Bear Naked Custom Made Granola is a website ( that allows consumers the opportunity to create their own granola recipe and have it shipped to them in an attractive canister. On the surface this is very similar to the other companies that have entered this field at some point, but there are some noteworthy differences. First, this is a well-designed online store, backed by one of the major cereal manufacturers. Second, they are stepping outside the ordinary with fifty different non-GMO ingredients, including several very novel ones for cereal, such as jalapeno, lavender, kale and olives. These diverse ingredients allow for some out-of-the-box combinations, including some "chef blends" with names like "Chocolate Strawberry Jalapeno," and "Olive You, Kale."

The ordering process is pretty simple, although there are certain limits when creating your mix. There are only three granola bases to start with, and you can only add three additional ingredients. Bare Naked brags that their website is powered by IBM's Watson to help you create the perfect blend, but I have not found that feature to be that useful. Once you have determined your recipe, you get to choose from one of five canister designs, featuring a different styled bear. The price is $9.99 for 11oz, and that includes shipping.

This is a major development. For the first time a major U.S. player is entering the custom cereal market. So far, this seems low profile, as I haven't seen any advertising, other than a few social media posts. It somehow passed my notice until now, and I doubt that many others have really tapped into it yet either. If Kellogg wants this to be successful they will need to find some way to get the word out, and entice consumers with the opportunity to create cereals that they might actually eat!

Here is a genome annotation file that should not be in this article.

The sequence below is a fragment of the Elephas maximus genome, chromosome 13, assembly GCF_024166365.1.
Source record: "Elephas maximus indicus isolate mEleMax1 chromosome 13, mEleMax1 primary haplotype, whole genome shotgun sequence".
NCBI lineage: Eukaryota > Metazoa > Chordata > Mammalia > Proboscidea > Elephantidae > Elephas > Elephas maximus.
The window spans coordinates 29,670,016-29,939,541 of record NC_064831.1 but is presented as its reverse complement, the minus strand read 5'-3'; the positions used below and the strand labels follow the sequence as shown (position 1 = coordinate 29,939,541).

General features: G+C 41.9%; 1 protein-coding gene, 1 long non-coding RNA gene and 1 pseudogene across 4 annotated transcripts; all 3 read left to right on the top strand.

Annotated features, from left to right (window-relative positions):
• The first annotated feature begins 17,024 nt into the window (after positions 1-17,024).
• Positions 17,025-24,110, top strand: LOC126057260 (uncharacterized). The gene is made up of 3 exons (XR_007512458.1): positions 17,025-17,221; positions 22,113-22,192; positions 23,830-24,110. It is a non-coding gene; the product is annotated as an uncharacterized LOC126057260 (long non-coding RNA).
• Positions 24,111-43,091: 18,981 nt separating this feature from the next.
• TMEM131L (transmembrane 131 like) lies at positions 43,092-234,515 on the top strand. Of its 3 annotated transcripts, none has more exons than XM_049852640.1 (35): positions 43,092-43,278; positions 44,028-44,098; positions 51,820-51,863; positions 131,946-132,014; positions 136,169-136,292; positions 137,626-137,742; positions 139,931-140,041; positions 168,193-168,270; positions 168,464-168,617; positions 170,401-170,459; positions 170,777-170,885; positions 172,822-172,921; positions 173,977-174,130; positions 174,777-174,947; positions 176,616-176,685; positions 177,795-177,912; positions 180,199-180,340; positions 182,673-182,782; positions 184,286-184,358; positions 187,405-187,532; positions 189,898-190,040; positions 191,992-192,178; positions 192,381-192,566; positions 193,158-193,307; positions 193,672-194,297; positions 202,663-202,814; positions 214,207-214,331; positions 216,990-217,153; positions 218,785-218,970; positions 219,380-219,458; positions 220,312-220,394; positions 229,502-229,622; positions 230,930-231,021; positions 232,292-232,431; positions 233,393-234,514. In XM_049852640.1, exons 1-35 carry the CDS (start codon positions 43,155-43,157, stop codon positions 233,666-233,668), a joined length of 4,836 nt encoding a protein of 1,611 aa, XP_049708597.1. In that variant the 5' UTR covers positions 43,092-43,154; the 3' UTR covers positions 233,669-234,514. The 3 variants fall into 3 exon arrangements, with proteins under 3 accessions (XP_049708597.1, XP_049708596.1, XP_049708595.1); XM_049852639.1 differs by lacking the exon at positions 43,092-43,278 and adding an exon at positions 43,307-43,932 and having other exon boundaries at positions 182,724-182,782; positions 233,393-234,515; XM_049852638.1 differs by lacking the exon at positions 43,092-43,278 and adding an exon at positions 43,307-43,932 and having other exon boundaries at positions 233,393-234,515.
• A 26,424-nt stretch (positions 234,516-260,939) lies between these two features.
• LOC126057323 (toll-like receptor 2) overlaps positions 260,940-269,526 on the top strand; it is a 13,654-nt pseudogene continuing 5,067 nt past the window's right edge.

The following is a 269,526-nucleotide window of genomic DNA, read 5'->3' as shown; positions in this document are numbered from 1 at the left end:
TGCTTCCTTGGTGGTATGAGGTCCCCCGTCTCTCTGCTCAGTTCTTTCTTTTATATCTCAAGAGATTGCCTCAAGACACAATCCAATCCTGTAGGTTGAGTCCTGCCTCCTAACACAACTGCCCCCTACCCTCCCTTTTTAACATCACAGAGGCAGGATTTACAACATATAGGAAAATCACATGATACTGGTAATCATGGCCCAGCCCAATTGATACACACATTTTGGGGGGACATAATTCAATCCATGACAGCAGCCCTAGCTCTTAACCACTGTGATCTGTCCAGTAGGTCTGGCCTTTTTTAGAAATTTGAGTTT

Tuesday, October 04, 2016

What impact will new GMO disclosures have?

I recently noticed that a number of cereal boxes from Kellogg, General Mills and Post were starting to appear on grocers' shelves with an inconspicuous phrase indicating that they are made with genetically modified organisms (GMO's). This is the result of a new federal law that will require certain foods to be labelled as such.

Pressure has been mounting for this type of legislation, as many consumers are concerned about the health effects of GMO ingredients. This labelling will provide people the information they need to make informed choices.

Of course, a brief mention on the side of a cereal box is likely to be missed my most people, but it does raise the question as to whether this will have a further negative impact on the sale of major brands of breakfast cereals. Will this give health-conscious consumers one more reason to look for alternatives? Certainly, some cereals are non-GMO, but more are not. Cereal manufacturers will need to pay close attention, and respond accordingly if it appears that this labelling further tarnishes cereal's reputation.